One single vote appeared to make the difference in the Virginia House of Delegates race between Democrat Shelly Simonds and incumbent Republican David Yancey. After a tight recount, Simonds won the seat with 11,608 votes to Yancey’s 11,607. But on Wednesday, a judge validated a ballot for Yancey, making the election a tie.

A Simonds victory would have given Democrats and Republicans an equal 50-50 split in the Virginia House of Delegates, and would have forced power sharing when the Legislature begins its next term in January.

Virginia Sen. Tim Kaine tweeted out, “EVERY. VOTE. MATTERS,” as well as, “In case you ever doubted that your vote matters!”

The Democratic party made unexpected gains in Virginia on voting day, as Dem. Ralph Northam earned a 9-point victory over Rep. Ed Gillespie. Previously, Republicans had a 66-34 advantage in the state’s House, but the Democrats picked up 16 seats last month. Republicans have held the House majority in Virginia since the 1990s.

Simonds ran for the seat in 2015 and lost, but credits her strong showing to the Democratic upset after Donald Trump‘s win. “What a difference this is from 2015 when I ran before,” she said. “Everyone came out and we rocked this town. I want to thank everyone who supported us over the course of this campaign. Whether it was knocking on doors, posting on social media or donating a few dollars, it all made a difference and added up to an amazing outcome on Election Day.”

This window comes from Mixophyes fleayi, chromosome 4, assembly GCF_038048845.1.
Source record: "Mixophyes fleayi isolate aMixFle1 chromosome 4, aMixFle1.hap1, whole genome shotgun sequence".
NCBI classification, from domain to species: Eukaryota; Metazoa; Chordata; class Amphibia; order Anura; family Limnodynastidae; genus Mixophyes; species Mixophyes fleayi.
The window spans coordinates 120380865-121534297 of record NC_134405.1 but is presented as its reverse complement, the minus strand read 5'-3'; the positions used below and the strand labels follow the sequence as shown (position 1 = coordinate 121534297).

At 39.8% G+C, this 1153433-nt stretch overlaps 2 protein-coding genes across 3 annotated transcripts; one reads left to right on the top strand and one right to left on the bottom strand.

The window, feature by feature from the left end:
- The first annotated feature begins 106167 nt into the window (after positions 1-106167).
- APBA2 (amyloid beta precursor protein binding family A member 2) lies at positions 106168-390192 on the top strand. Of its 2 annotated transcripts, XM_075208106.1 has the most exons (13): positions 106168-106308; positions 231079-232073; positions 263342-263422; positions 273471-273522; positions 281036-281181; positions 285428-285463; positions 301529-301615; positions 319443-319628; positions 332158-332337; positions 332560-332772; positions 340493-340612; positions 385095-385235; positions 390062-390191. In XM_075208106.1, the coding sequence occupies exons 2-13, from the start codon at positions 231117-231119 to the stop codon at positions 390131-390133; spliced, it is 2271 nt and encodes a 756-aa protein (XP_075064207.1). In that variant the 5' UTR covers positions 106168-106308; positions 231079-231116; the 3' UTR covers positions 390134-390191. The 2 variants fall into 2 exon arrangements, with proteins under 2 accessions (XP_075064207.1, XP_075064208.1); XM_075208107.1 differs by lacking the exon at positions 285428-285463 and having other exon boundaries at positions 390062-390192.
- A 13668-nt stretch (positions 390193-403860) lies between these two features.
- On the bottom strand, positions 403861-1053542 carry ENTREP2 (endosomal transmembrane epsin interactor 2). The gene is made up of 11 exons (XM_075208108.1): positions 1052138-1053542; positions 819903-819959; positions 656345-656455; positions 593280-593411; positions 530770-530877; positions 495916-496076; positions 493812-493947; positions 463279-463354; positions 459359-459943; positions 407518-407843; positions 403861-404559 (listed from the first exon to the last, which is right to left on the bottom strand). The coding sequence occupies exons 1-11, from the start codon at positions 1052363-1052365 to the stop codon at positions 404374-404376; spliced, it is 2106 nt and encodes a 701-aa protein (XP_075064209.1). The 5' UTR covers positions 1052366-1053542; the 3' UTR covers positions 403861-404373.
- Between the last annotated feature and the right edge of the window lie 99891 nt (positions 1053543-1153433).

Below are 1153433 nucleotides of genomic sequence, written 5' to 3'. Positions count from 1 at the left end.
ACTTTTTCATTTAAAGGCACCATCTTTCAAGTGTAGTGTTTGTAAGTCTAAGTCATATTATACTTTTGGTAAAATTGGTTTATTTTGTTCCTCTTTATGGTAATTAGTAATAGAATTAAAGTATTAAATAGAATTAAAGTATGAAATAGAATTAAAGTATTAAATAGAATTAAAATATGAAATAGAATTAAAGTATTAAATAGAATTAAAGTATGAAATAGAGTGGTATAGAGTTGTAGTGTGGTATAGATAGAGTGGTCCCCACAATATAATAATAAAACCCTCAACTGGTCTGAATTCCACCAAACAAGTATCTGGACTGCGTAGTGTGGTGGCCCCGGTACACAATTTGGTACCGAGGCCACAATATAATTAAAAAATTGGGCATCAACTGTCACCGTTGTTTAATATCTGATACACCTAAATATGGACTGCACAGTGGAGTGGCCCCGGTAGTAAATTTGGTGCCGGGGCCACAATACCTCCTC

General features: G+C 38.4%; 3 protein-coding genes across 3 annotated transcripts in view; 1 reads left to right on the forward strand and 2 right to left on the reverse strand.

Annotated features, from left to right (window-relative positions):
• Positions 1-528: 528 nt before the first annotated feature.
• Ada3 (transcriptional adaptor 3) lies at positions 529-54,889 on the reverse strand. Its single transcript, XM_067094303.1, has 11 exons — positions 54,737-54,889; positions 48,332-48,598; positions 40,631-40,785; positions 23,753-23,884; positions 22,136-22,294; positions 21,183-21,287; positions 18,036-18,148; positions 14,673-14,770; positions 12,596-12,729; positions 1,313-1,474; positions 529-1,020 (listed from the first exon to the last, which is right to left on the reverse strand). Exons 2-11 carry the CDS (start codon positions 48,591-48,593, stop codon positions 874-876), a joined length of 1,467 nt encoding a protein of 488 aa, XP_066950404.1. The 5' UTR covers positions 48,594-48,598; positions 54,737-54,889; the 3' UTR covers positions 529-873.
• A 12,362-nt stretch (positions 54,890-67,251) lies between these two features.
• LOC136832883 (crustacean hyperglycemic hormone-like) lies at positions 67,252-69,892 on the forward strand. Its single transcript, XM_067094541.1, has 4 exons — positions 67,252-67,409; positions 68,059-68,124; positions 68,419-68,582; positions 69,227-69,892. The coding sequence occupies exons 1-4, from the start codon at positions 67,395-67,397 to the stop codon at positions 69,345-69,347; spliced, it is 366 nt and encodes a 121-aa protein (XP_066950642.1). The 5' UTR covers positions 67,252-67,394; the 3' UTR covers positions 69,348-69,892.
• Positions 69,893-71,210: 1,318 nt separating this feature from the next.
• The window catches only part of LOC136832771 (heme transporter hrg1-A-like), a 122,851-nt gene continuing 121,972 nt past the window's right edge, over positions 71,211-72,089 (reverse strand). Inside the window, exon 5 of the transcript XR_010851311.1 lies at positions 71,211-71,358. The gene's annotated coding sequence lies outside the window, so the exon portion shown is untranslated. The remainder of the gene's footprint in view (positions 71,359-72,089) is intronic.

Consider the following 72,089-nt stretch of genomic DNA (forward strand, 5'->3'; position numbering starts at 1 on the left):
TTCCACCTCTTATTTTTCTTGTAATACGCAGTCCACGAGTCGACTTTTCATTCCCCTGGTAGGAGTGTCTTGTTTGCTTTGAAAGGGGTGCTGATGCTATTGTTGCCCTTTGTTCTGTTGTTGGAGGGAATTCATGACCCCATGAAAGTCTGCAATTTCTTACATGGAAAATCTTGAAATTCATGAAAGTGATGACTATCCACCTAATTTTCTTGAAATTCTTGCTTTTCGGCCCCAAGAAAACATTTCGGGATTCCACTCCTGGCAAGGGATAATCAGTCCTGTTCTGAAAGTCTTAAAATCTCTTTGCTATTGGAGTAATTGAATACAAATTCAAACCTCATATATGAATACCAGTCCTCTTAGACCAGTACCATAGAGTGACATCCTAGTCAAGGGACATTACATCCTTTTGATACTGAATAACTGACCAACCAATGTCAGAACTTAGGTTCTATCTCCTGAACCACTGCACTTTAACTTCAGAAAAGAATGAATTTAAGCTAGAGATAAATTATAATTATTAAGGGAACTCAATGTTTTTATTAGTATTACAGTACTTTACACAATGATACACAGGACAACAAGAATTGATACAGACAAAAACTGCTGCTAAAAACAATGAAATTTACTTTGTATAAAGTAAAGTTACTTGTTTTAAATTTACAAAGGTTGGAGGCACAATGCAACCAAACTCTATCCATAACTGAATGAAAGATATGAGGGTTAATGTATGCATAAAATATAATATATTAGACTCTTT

A Simonds win would bring Democrats one step closer to expanding Medicaid coverage in the state, a long-standing goal of the party. The outgoing governor Terry McAuliffe has tried for expansion, but his pleas were repeatedly denied by the GOP-dominated Legislature. Now the party hopes for Simonds to continue to push.

“We are one vote closer to expanding Medicaid and extending access to affordable health care to nearly 400,000 people,” said delegate David Toscano. “Let’s get this done.”

Gov. Northam’s campaign pledged that he would work to expand Medicaid, but faced backlash after telling the Washington Post that he was willing to negotiate details with the Republicans. He later released a statement reiterating his support for the program. “I have and will continue to advocate for Medicaid expansion because it is a no-brainer for Virginia families, our budget and our economy,” he said. “We can also come together on smart policy choices that will allow us to deliver better care at lower cost.”

Republicans still hold a 21-19 advantage in the Senate, however, and that body isn’t up for reelection until 2019.

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